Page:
Parents and children clash regarding future income prospects
Although children have extremely high expectations regarding what they will earn in the future, six in ten parents think that their children will not meet their financial predictions.
A major survey conducted by the Royal Bank of Scotland (RBS) showed that more than half of the adults surveyed do not think their children will earn as much as they did from their future employment.
Just 5% of parents are optimistic regarding their offspring’s potential future earnings.
For the MoneySense Research Panel, more than 50,000 children were surveyed by RBS in the past five years.
The research highlighted the fact that children have a more positive attitude to their future finances compared to their parents.
The children involved in the major survey said by the time they are 35 years old they are likely to be earning £56,000 a year, which is more than double the average annual wage.
Future earnings were over estimated by the greatest proportion with English teens, as the average English teen predicts by their mid-30s they will be earning around £57,000.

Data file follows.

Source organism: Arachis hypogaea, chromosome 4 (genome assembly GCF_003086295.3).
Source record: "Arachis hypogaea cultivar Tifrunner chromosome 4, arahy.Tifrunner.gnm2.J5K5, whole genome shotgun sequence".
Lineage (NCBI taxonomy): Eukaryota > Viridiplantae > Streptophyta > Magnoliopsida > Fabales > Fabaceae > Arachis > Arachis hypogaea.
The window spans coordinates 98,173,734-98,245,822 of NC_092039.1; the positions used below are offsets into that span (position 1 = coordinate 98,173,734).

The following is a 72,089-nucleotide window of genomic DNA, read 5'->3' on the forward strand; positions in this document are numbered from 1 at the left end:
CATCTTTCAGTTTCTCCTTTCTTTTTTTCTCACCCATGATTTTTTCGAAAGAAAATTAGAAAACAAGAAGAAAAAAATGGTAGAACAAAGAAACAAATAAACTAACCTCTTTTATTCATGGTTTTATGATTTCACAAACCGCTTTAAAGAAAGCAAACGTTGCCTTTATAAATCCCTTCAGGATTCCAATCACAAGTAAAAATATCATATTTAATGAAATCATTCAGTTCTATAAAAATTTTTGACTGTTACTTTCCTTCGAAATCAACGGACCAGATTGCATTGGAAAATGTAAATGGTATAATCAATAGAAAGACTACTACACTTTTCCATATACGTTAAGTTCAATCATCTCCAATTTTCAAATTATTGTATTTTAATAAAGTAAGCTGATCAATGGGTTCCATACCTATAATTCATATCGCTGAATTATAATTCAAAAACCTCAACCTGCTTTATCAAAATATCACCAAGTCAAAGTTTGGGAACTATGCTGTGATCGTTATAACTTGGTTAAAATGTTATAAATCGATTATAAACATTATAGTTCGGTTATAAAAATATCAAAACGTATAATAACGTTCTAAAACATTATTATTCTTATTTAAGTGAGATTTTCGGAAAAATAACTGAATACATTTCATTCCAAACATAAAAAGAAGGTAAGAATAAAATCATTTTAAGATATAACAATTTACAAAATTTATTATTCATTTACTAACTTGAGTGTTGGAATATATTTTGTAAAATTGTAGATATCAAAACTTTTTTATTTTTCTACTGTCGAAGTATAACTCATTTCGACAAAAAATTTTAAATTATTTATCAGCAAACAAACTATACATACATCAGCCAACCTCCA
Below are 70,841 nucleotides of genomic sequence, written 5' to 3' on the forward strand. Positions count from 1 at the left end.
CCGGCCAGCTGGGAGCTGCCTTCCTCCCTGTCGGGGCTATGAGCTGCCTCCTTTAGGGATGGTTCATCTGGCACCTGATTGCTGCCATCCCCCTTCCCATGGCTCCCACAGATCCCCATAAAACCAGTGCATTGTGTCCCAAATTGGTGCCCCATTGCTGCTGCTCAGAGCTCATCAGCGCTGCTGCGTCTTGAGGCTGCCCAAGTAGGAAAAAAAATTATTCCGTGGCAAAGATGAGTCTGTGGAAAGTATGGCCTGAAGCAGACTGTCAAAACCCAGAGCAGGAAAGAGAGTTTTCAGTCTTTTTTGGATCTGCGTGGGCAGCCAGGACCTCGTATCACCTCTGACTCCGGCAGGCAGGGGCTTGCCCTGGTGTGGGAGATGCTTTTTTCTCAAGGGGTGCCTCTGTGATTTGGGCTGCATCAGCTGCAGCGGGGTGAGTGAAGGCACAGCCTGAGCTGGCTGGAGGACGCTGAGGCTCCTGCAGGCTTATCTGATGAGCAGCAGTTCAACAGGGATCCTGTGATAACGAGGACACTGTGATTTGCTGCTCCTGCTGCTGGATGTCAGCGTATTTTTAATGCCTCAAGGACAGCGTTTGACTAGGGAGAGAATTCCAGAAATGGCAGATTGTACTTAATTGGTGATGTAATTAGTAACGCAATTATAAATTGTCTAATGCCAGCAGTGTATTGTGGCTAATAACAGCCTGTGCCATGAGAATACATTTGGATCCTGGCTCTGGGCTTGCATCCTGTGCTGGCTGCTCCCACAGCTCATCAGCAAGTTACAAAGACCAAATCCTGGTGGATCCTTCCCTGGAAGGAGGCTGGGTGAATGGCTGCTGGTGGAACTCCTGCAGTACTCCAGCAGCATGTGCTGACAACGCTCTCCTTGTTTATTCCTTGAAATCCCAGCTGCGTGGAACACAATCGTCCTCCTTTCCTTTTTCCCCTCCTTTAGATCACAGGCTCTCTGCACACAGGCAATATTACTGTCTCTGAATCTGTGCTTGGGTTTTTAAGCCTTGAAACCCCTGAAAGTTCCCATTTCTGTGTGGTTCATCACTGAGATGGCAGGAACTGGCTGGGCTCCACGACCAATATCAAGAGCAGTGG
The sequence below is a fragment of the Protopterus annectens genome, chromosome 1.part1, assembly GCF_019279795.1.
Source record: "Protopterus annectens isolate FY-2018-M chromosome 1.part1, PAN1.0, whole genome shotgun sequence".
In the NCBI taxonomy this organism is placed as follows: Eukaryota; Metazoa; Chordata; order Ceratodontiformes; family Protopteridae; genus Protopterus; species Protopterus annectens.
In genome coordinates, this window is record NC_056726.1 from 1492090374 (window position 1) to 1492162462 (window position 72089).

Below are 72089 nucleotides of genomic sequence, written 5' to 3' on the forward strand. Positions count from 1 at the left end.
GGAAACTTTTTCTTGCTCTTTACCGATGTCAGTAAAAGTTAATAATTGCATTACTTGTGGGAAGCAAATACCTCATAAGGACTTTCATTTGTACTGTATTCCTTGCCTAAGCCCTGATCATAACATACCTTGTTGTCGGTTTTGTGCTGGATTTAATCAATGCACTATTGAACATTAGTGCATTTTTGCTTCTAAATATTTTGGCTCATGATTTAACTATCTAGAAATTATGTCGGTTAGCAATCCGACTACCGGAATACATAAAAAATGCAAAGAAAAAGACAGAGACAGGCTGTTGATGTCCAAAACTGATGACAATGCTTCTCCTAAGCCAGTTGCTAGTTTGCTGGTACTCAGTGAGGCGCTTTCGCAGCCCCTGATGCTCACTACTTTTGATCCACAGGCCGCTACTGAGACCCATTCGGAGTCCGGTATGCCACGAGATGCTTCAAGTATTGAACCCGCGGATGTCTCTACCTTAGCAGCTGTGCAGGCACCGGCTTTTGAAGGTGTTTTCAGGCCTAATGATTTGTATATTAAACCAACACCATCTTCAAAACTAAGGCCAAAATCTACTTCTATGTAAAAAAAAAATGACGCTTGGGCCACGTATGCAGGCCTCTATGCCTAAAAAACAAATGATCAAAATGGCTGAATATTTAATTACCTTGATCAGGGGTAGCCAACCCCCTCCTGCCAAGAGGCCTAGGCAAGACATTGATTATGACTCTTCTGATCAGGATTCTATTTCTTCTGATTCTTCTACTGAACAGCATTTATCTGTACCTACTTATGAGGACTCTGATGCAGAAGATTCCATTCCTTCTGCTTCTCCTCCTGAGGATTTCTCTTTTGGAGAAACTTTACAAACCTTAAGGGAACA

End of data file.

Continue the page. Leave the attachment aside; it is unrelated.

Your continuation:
In contrast, teens in Northern Ireland expect to be earning £39,000 by the same age.
According to most adults, teenagers are likely to be earning an average of £25,000 by the time they are 35.
With the actual average income for that age being £24,000, young people may be setting themselves up for a big fall.
The majority of children expressed a desire to gain financial knowledge from their parents, as seven in ten said they would like to be taught about finances by their parents.
RBS asked adults about discussing finances with their children, but just one third said they felt able to talk properly about money with their children.
With an unstable economy, rising costs for daily essentials and the difficulty of getting on to the property ladder, you may wish to start saving for your children’s future in a rewarding bank account.